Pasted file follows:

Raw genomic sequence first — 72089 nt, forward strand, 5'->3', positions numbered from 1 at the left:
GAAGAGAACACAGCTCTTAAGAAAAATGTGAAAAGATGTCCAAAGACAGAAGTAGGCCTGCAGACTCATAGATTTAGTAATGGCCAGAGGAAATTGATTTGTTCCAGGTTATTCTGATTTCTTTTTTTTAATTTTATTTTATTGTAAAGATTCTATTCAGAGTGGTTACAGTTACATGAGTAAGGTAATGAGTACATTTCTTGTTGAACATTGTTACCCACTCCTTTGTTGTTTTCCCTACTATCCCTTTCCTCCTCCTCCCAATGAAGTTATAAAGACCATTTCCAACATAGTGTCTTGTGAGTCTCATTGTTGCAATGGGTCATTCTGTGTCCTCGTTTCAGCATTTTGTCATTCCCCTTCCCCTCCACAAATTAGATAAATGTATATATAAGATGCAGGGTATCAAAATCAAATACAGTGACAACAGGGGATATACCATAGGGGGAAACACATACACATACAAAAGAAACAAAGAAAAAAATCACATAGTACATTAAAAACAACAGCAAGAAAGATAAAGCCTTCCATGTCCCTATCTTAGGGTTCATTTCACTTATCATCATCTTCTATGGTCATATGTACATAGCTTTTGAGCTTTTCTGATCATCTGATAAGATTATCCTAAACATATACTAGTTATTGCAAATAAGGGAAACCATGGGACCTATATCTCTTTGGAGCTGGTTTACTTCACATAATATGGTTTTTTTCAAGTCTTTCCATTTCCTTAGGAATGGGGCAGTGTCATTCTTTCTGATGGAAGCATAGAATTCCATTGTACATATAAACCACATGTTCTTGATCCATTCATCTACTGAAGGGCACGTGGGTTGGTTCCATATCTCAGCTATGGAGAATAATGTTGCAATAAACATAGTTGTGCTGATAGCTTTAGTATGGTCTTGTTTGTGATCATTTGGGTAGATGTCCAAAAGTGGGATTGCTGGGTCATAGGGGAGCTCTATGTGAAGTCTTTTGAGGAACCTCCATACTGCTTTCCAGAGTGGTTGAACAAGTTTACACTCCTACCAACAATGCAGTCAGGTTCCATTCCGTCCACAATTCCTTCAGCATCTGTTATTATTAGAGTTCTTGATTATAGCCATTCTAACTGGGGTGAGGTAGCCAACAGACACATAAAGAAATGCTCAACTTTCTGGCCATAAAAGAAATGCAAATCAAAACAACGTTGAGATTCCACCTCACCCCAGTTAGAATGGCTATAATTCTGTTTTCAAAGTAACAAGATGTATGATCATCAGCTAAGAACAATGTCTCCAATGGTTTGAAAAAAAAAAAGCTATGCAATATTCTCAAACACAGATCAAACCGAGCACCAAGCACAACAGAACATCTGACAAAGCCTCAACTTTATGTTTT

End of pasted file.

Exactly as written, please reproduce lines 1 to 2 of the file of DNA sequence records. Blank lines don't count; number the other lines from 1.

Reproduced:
Raw genomic sequence first — 72089 nt, forward strand, 5'->3', positions numbered from 1 at the left:
GAAGAGAACACAGCTCTTAAGAAAAATGTGAAAAGATGTCCAAAGACAGAAGTAGGCCTGCAGACTCATAGATTTAGTAATGGCCAGAGGAAATTGATTTGTTCCAGGTTATTCTGATTTCTTTTTTTTAATTTTATTTTATTGTAAAGATTCTATTCAGAGTGGTTACAGTTACATGAGTAAGGTAATGAGTACATTTCTTGTTGAACATTGTTACCCACTCCTTTGTTGTTTTCCCTACTATCCCTTTCCTCCTCCTCCCAATGAAGTTATAAAGACCATTTCCAACATAGTGTCTTGTGAGTCTCATTGTTGCAATGGGTCATTCTGTGTCCTCGTTTCAGCATTTTGTCATTCCCCTTCCCCTCCACAAATTAGATAAATGTATATATAAGATGCAGGGTATCAAAATCAAATACAGTGACAACAGGGGATATACCATAGGGGGAAACACATACACATACAAAAGAAACAAAGAAAAAAATCACATAGTACATTAAAAACAACAGCAAGAAAGATAAAGCCTTCCATGTCCCTATCTTAGGGTTCATTTCACTTATCATCATCTTCTATGGTCATATGTACATAGCTTTTGAGCTTTTCTGATCATCTGATAAGATTATCCTAAACATATACTAGTTATTGCAAATAAGGGAAACCATGGGACCTATATCTCTTTGGAGCTGGTTTACTTCACATAATATGGTTTTTTTCAAGTCTTTCCATTTCCTTAGGAATGGGGCAGTGTCATTCTTTCTGATGGAAGCATAGAATTCCATTGTACATATAAACCACATGTTCTTGATCCATTCATCTACTGAAGGGCACGTGGGTTGGTTCCATATCTCAGCTATGGAGAATAATGTTGCAATAAACATAGTTGTGCTGATAGCTTTAGTATGGTCTTGTTTGTGATCATTTGGGTAGATGTCCAAAAGTGGGATTGCTGGGTCATAGGGGAGCTCTATGTGAAGTCTTTTGAGGAACCTCCATACTGCTTTCCAGAGTGGTTGAACAAGTTTACACTCCTACCAACAATGCAGTCAGGTTCCATTCCGTCCACAATTCCTTCAGCATCTGTTATTATTAGAGTTCTTGATTATAGCCATTCTAACTGGGGTGAGGTAGCCAACAGACACATAAAGAAATGCTCAACTTTCTGGCCATAAAAGAAATGCAAATCAAAACAACGTTGAGATTCCACCTCACCCCAGTTAGAATGGCTATAATTCTGTTTTCAAAGTAACAAGATGTATGATCATCAGCTAAGAACAATGTCTCCAATGGTTTGAAAAAAAAAAAGCTATGCAATATTCTCAAACACAGATCAAACCGAGCACCAAGCACAACAGAACATCTGACAAAGCCTCAACTTTATGTTTT